Marriage For Men

Articles by: Henry Sawatzky

MA; RCC and Director


I was on vacation for the first week of July. OK, so not everyone would consider it a vacation.

When I tell people what I did and where I did it, I routinely see a look of bewilderment cross their face as if to say “and why would you do that?”

So what was I up to? I spent 9 days in a canoe on the Berens River in Eastern Manitoba. It’s not nearly as far north as Gillam, but I can’t imagine the environment is not much more hospitable. If you were paying attention to the News at all through the summer, you’ll know that Gillam, Manitoba was the site of a national manhunt where the RCMP were tracking down 2 teenage killers.

The terrain is described a “brutal”, “bug infested”, “swampy”, “heavy brush” and “impossible to survive without preparation and skill”.

So indeed, why did I do that? And did I regret it? I’ve done it now for 5 successive years, so clearly, no regrets. Everything you’ve heard and read about this terrain in recent weeks is true. The bugs are brutal. The mosquitos take the night shift. They come in clouds at the first sign of dusk, and they keep you securely trapped in your tent until the morning sun sends them fleeing. If you happen to need to get out and then back into your tent in the in between time, you’re up for 20 minutes of mosquito killing before it’s safe to get back in your sleeping bag. During day-light hours you actually don’t see mosquitos. But that doesn’t mean you’re in the clear. No, no, no. Horse flies, deer flies and black flies have the day shift covered. If you’ve ever been bitten by a horse fly, you know it.

And then there are the portages. No matter what your paddling skills, some rapids require that all your gear, including the canoes, be carried on your back, through the bush. Where the horse flies live in multi family condominiums.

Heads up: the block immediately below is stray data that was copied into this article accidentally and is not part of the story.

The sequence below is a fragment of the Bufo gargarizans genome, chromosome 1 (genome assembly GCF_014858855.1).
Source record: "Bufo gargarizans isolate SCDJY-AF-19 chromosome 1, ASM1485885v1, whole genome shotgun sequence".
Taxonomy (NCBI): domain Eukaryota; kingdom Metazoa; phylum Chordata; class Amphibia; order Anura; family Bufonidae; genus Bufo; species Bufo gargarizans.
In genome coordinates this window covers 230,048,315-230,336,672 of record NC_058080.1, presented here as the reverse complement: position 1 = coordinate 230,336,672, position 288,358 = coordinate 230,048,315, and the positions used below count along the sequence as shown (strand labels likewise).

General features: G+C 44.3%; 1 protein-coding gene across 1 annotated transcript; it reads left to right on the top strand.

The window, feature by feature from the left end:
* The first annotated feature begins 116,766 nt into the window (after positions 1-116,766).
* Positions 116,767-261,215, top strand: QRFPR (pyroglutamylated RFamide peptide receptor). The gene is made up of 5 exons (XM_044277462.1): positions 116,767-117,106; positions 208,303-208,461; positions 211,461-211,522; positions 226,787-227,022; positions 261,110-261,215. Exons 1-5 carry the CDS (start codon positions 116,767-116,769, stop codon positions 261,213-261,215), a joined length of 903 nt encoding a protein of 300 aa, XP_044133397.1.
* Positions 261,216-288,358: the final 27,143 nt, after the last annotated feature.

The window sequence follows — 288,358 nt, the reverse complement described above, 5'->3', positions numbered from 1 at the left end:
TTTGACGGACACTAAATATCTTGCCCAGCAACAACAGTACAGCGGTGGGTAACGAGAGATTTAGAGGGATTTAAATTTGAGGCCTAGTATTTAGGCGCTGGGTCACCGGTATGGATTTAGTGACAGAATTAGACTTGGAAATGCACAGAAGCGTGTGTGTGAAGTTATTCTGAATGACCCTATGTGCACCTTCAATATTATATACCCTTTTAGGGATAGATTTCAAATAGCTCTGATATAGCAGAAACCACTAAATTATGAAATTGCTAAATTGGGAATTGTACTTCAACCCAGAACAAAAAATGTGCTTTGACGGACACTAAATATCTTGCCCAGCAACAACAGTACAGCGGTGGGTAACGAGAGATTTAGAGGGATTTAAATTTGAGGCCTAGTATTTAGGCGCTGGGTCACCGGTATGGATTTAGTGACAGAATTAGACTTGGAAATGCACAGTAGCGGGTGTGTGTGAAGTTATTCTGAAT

So what is it? What keeps drawing me back there?

There’s no question that some of it is the raw beauty of the place. It’s nothing short of breathtaking. To get a glimpse of it check out this Google Album. Then there’s the excitement of shooting rapids. If you’ve done any whitewater paddling you’ll know what I’m talking about. There’s a lot that goes into scouting a rapid, reading the water and planning a route. And you’re never quite sure if things are going to go according to plan, so the adrenaline can get pretty intense.

But that’s not all of it. The truth is, there’s a lot about these trips that’s hard, and I find that they challenge me on many levels.

Not only does every rapid test my paddling skills, I am confronted with long stretches of still water in the heat, and sometimes facing intense wind. Then there’s reading maps, and navigating on a river that splits into multiple directions, (I’ll admit, a GPS device came in handy here). There’s setting up camp and cooking on an open fire, and being prepared to do it in any kind of weather. Have you ever tried starting a campfire in the back country after it’s poured rain all night? That takes team work! And let’s not forget the portages. Some rapids simply cannot be paddled and so it requires carrying gear and canoes around them through the bush. It all demands calling on a level of physical and mental strength that my day-to-day life doesn’t require, and it connects me to a part of myself I rarely experience.

It reminds me that I am strong, resourceful and that I can safely rely on my team members.

That’s important because I face hard things in my at-home life as well. They show up in my office, in my home and within my own self. It’s easy to forget that I am strong, to lose faith, and to slink away into my foxhole. But I find that something almost mystical happens to me when I remember my strength. As if the experiences of the Berens and Bloodvein Rivers have been baked into my bones. I hear them say “Yes, this is hard. I don’t know how it will turn out, but you are strong. You can press forward.” It effects my self confidence in a very overall way. It allows me to believe in myself and to take risks. I can trust that I may succeed, and that failing is not catastrophic, merely something I can learn from.

It allows me to escape the doldrums of being stuck in a rut, and to try new things. I can be engaged in my life and with the people in it.

What do you do that reminds you that you are strong? It needn’t be a bug infested river of northern Manitoba (I may have just heard a collective sigh of relief here), but it will most certainly press you out of your comfort zone. You will feel an exhilarating mixture of fear and excitement, you’ll almost certainly need some support and mentorship. Boredom will become a very foreign idea. You will fail and feel discouraged. You may even succeed. In the end, you will know that you are alive. And that you are strong.


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